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UK’s ‘Challenger Banks’ – five different approaches … adconnection

by on July 7, 2015 in featured item, Latest News, Lead Article, Rock 'n Roll

adconnection is the leading performance media planning and buying agency, working a lot with challenger brands. Their blog highlights the media, advertising and marketing lessons that can be found in the news every day…

Last week the Government cut more of its stake in Lloyds Banking Group, bringing the total raised through the sale of its shares to more than £12.5bn and meaning that the UK taxpayer now owns less than 16% of the bank. Gordon Brown’s rescue of Lloyds TSB with over £20bn of public money came to be emblematic of the 2007-09 financial crisis and the severe blow dealt to the reputations of the UK’s major high street banks.

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Yet one of the paradoxes of the crisis was that while it showed the dangers of having banks that were ‘too big to fail’, the initial outcome was that the big banks got even bigger. After Lloyds acquired HBOS and Santander UK swallowed Alliance & Leicester, the ‘Big Five’ retail banks had an even greater market share than before the crash.

Since then, Government reforms to the banking regulations have included attempts to stimulate competition. When Metro Bank was granted its banking license in 2010, it was the first new UK high street bank to be awarded such in over 150 years.

The new challengers – five different approaches

However, a raft of new ‘challenger banks’ have recently launched, (or are picking their way through the long regulatory process of attempting to launch). Some of these are starting from almost nothing and currently only exist as websites and marketing messages.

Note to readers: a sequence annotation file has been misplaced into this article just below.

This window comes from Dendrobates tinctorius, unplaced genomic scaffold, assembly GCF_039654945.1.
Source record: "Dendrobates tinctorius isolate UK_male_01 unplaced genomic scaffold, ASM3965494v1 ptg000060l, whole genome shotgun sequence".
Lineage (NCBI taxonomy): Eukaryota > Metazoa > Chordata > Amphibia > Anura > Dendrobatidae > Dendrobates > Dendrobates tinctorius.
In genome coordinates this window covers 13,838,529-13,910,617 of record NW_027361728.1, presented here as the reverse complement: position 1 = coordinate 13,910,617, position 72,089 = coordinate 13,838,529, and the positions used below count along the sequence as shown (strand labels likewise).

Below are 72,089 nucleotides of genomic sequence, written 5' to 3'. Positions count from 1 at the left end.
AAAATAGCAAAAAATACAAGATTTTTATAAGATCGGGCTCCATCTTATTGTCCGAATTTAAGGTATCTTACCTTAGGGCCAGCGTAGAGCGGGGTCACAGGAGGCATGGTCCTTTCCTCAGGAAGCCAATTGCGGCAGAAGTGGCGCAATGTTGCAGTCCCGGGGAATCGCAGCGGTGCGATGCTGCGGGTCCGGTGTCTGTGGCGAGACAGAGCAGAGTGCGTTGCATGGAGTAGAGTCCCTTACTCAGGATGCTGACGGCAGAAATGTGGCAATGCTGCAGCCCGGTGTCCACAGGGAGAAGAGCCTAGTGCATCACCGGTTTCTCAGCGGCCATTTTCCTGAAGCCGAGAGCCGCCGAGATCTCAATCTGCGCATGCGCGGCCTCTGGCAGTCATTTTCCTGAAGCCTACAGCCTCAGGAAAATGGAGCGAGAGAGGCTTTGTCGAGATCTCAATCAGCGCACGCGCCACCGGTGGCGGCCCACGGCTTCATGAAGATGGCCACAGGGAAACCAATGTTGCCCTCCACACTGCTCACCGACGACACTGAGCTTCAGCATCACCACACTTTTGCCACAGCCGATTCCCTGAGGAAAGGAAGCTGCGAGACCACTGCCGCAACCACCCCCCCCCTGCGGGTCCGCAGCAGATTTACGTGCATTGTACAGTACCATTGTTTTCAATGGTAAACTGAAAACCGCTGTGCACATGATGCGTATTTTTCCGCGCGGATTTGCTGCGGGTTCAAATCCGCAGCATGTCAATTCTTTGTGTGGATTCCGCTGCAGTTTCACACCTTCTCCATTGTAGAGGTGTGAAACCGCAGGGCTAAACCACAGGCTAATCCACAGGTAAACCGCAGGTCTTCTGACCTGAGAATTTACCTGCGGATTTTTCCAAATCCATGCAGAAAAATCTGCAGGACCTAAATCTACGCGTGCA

From a marketing point of view, those messages make for fascinating reading, as prospective banks attempt to carve out compelling USPs from the business of offering current accounts and standard financial products.

Here are just five of the more interesting approaches:

1) CivilisedBank – With the reputations of the major banks at an all time low, it’s not surprising that challenger banks are keen to emphasise their ‘different approach’ to the old order.

CivilisedBank @beingcivilised puts this at the fore of its marketing. Their website’s homepage states: “It”s about treating people the way you’d like to be treated yourself. With respect and honesty and care. It’s high time for banking to become more Civilised. We’ve made it our mission to make it so.” CivilisedBank is also the first bank to sign up to the ‘Banker’s Oath’, a lengthy Hippocratic-style pledge to uphold best ethical practice.

2) Atom Bank – The newly licensed (though not yet operative) bank based in Durham takes a very informal, chatty tone in its marketing. It focuses heavily on the people in the organisation, with blogs written by the senior directors in a clear attempt to differentiate itself from ‘faceless’ financial institutions. Their homepage launches with a giant ‘Woooo-hooooo!’ sailing across the screen – rather different to the traditional image of banking.

3) Fidor Bank – taking ‘Banking mit freunden’ as its strapline, this German-based bank attempts to apply the energy of crowdsourcing to financial products. It makes heavy use of social media for its marketing and customers can join a ‘Smart Community’ where they can influence things like interest rates.

4) Starling – still seeking its banking license, Starling is focused on using technology to offer users a super-convenient personal current account administered via smartphone. It ambitiously claims that it will to for banking ‘what iTunes did for music’.

5) Lintel – not yet operative, Lintel’s aim is to cater for a particular niche: migrant workers and overseas students coming to the UK. Lintel will attempt to do most of the paperwork before customers arrive in Britain, enabling them to rapidly set up a UK bank account to manage salaries and student allowances.

Can the challengers succeed?

As time goes on, it will be interesting to see which, if any, of these new bank concepts succeed, or whether others come to the fore.

The ‘challengers’ will certainly face their own challenges. Metro Bank’s model was based on opening swish, user friendly high street outlets, but most of the new breed of banks are digital-only. They will have to compete not only with the high street giants but also with other banks associated with huge brands, such as Tesco Bank, Sainsbury’s Bank and Virgin Money.

Perhaps the most difficult challenge of all will be to differentiate from each other. If everyone is claiming to be ‘different’, how do you make your brand stand out?

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